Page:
Kelly Roysland is Still At Home in the Barn
By Pat Borzi
Coaching is the family business for Kelly Roysland (B.S. ’07, M.Ed. ’09). Berniece Carlin, her maternal grandmother, started the girls’ volleyball team at Fosston (Minnesota) High School in the early days of Title IX, the federal law passed in 1972 that mandates gender equity in education. Roysland’s parents, Mike and Kim, also coached basketball and volleyball at Fosston High; it was from there that Mike advanced to his current position as women’s basketball coach at the University of Minnesota, Crookston. So it’s no surprise that Kelly’s career path opened as clearly as a drive to the basket.
A former Gopher hoops standout and captain who called the Barn home for four years, including on coach Pam Borton’s 2004 Final Four team, Roysland is now in her fourth season as a Gopher assistant coach. She works with the guards and is known for her solid recruiting and communication skills.
“I always said I’d be a teacher and coach,” she says. “I really felt like, in a sense, that’s what I was given the ability to do—teach kids, mentor kids, help them become better basketball players and better individuals. I just felt like it was a natural fit for me.”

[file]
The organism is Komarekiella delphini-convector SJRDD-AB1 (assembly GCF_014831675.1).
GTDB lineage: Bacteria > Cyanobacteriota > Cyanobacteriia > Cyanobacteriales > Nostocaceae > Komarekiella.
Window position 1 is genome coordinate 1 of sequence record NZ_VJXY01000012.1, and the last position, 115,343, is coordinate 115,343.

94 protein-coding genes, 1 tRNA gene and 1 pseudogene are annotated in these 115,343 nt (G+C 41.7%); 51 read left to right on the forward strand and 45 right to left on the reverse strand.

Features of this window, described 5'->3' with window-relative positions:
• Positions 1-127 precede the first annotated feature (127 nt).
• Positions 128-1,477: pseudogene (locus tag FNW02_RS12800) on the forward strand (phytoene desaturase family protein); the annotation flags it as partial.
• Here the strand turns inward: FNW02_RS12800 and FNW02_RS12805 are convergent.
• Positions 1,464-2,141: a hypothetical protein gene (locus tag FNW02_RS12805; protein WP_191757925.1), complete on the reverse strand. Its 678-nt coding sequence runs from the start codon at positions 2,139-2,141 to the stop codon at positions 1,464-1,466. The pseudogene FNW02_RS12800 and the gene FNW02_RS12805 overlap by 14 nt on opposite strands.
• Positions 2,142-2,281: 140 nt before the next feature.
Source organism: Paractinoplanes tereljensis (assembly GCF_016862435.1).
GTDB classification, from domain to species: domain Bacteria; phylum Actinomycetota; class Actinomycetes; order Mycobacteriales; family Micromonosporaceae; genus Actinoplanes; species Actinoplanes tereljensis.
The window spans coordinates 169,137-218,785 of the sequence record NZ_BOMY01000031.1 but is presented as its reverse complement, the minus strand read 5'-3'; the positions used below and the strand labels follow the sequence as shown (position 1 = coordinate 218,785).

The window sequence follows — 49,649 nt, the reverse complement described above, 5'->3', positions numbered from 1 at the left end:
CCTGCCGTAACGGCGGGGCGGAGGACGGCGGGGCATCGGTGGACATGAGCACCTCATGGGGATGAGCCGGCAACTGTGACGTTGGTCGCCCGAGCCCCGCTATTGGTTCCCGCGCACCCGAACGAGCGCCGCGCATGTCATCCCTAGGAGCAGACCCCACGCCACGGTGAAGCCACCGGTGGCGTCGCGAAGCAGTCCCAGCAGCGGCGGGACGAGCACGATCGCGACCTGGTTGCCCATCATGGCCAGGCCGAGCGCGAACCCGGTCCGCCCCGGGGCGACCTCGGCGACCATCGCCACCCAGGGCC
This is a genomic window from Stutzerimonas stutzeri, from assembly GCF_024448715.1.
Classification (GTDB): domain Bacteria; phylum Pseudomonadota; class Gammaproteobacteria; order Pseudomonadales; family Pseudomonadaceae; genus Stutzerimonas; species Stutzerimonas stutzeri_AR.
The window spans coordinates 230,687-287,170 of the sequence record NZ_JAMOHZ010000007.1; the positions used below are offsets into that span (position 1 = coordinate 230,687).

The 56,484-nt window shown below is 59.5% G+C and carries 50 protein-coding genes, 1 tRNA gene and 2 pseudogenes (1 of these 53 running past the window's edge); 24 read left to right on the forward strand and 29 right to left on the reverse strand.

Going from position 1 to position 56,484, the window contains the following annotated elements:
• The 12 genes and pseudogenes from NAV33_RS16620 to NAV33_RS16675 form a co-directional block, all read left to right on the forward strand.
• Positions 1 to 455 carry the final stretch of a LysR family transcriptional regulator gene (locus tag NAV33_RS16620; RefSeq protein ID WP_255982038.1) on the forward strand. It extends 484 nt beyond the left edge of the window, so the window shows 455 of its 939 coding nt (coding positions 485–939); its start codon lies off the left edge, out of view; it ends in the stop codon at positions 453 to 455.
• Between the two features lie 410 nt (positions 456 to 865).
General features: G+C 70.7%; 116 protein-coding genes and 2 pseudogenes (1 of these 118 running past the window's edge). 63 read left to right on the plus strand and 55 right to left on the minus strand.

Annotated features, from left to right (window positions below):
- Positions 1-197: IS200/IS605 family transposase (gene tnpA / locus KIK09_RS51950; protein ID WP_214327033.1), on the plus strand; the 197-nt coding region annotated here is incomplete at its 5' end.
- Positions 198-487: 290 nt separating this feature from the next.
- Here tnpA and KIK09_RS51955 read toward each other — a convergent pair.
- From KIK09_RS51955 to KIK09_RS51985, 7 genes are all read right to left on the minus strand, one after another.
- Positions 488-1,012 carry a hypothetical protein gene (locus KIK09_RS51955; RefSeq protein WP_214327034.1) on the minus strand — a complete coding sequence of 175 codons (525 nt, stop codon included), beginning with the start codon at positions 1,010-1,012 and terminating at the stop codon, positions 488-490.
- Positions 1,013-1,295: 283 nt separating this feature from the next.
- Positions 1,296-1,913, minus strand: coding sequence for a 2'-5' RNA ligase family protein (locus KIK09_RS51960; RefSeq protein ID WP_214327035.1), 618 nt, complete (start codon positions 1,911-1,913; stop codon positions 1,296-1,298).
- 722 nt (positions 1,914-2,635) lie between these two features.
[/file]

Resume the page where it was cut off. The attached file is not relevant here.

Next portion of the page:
Roysland, 29, returned to the U in 2010 after two seasons as an assistant coach at North Dakota State University. Borton felt Roysland’s familiarity with Minnesota’s program trumped her limited coaching experience. “She knows me better than anybody,” Borton says. “She knows the system. She knows how we want things taught. I trust her with everything we do within the program. I don’t have to be looking over her shoulder on the court seeing if she’s doing all the right things teaching the guards.”
As a recruiter, Borton says Roysland played a critical role in landing incoming freshman Carlie Wagner of New Richland-Hartland-Ellendale-Geneva, Minnesota’s top high school player, as well as Gopher sophomore guard Shayne Mullaney.
“I think she really helped us bring our recruiting to a different level, because she knows the type of players that I want to coach, and the type of players that are going to be successful in the Big Ten,” Borton says.
Junior All-Big Ten guard Rachel Banham grew up watching Roysland play and is thrilled to be learning from her. “She’s been there, so she gets it,” Banham says. “If I’m frustrated with something, and I don’t think the other coaches get it as much, she’ll say, ‘I know,’ and she’ll give me tips, since she’s been in that position.”
Borton sees a head coaching job in Roysland’s future, especially after watching how she demands more of players this season. “She’s never done that before,” Borton says. “She’s never been comfortable being the hammer, the one who’s going to come down on the kids. You have to be able to do that as a head coach.”
Mike Roysland, meanwhile, eagerly anticipates another head coach in the family. “I think she’ll be fantastic,” he says.